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Teacher Academies Under ESSA

States can provide grants to teacher “academies” that prepare educators to serve our highest needs students.
Published: June 24, 2020

The Every Student Succeeds Act seeks to ensure that every student has access to a teacher with the knowledge and skills to positively impact learning, and school leaders with the knowledge and skills to help teachers be successful. 

One strategy is to enhance teacher, principal, and leader preparation by extensive use of clinical practice throughout the teacher’s/leader’s preparation program. States can provide grants to “Academies” that seek to fill this role as preparer of educators to serve our highest needs students.

Opportunities provided by teacher academies include: 

  • A greater impact on our profession through collaboration in design and implementation of academies. 
  • New opportunities for members to assume teacher-leader roles.
  • New avenues for collaboration between p-12 and higher education members.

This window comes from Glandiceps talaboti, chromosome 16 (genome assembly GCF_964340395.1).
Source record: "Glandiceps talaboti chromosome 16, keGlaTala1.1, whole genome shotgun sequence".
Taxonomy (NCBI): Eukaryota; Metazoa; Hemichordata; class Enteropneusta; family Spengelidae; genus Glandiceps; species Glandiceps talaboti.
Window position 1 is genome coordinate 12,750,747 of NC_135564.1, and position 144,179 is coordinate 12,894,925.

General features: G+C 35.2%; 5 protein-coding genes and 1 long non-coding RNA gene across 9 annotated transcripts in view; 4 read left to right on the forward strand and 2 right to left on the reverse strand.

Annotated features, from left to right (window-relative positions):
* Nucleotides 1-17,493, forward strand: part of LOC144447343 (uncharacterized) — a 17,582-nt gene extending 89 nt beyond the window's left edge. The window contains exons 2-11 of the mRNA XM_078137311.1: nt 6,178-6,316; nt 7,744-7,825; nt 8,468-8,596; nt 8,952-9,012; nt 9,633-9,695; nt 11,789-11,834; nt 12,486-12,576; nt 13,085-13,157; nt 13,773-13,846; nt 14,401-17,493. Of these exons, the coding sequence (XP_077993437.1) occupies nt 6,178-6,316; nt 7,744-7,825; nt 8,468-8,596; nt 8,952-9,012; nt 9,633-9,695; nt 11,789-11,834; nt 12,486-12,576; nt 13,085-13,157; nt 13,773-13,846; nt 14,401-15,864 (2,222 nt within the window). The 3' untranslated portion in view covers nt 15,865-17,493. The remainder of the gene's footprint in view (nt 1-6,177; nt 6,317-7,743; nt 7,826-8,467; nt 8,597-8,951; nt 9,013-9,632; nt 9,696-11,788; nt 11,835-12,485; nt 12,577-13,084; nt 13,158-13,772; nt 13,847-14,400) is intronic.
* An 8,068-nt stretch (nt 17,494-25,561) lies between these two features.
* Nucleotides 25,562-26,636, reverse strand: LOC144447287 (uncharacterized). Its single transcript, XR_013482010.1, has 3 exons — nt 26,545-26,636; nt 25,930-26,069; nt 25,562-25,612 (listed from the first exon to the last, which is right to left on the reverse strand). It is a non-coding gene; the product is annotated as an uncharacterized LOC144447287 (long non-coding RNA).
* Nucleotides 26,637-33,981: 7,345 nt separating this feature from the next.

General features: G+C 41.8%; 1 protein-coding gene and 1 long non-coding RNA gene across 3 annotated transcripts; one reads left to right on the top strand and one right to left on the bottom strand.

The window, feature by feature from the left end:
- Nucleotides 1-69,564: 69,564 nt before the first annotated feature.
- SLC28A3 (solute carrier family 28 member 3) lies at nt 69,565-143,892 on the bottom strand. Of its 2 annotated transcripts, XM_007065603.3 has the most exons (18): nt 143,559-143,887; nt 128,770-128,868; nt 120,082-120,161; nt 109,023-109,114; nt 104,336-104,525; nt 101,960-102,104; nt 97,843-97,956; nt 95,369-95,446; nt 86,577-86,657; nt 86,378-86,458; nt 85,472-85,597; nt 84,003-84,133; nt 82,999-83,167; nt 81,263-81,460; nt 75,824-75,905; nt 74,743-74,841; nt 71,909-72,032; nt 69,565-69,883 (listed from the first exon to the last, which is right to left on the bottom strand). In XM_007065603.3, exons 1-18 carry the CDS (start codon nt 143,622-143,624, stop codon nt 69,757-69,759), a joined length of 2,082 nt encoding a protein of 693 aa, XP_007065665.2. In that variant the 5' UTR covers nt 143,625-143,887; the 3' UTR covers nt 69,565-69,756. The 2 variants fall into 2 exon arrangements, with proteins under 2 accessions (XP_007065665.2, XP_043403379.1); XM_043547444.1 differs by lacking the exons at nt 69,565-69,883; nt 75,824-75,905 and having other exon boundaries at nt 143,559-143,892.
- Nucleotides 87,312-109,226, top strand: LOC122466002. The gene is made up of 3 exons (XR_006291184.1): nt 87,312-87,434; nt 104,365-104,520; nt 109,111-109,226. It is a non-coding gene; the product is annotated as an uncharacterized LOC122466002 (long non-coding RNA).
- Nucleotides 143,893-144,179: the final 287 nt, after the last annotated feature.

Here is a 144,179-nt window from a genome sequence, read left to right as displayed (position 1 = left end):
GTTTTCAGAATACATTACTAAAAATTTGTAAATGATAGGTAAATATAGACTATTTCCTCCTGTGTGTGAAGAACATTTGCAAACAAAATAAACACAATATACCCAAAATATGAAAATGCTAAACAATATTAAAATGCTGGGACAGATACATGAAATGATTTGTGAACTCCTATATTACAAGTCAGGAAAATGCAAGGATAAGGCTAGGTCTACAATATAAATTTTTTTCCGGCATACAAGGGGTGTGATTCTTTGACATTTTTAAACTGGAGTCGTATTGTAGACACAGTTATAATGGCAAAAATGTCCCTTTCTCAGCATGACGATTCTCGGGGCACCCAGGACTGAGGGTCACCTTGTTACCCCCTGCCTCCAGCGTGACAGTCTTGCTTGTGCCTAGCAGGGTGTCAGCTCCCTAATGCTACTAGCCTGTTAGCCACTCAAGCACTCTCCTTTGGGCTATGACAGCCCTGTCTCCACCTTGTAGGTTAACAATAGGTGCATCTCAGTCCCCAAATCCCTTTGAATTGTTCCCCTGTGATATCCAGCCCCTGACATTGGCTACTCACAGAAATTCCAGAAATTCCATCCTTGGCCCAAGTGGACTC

• Positive impact on learning opportunities for our students.

Key Provisions

Preparation Academies: Grants are available to create teacher/administrator/leader preparation academies in order to fill positions in schools working with high needs populations. May include public or non-profit entities (including higher education, other entities, AND partnerships with NEA.

Clinical Preparation: A significant part of training (prior to becoming teacher of record) is infused with clinical preparation while the candidate is paired with a practitioner with demonstrated ability to positively impact student achievement.

Concurrent instruction: There should be concurrent instruction on content area(s) for subjects the candidate will teach.

Goals: The Academy must have goals for numbers of “successful” completers. “Success” is demonstrated during student teaching or after employment through positive impact on student achievement.

Certificates or degrees: Programs may lead to certificates of completion or degrees (including master’s) in education and would result in licensure by the appropriate state agency.


  • Without safeguards such as accreditation, the association must advocate for appropriately qualified faculty, equity of opportunity, attention to cultural competence, ability to utilize technology, etc.
  • Successful impact on student learning must be meaningful, multiple measures rather than statistical Value Added Metrics.
  • Thoughtful design needed to determine how “promising” candidates are identified for academies.
  • Design must ensure that both content knowledge and pedagogical knowledge and skill are addressed.
  • Association vigilance is needed to discourage approval of academy proposals that do not embody our values, or that fail to adequately address the challenges identified.

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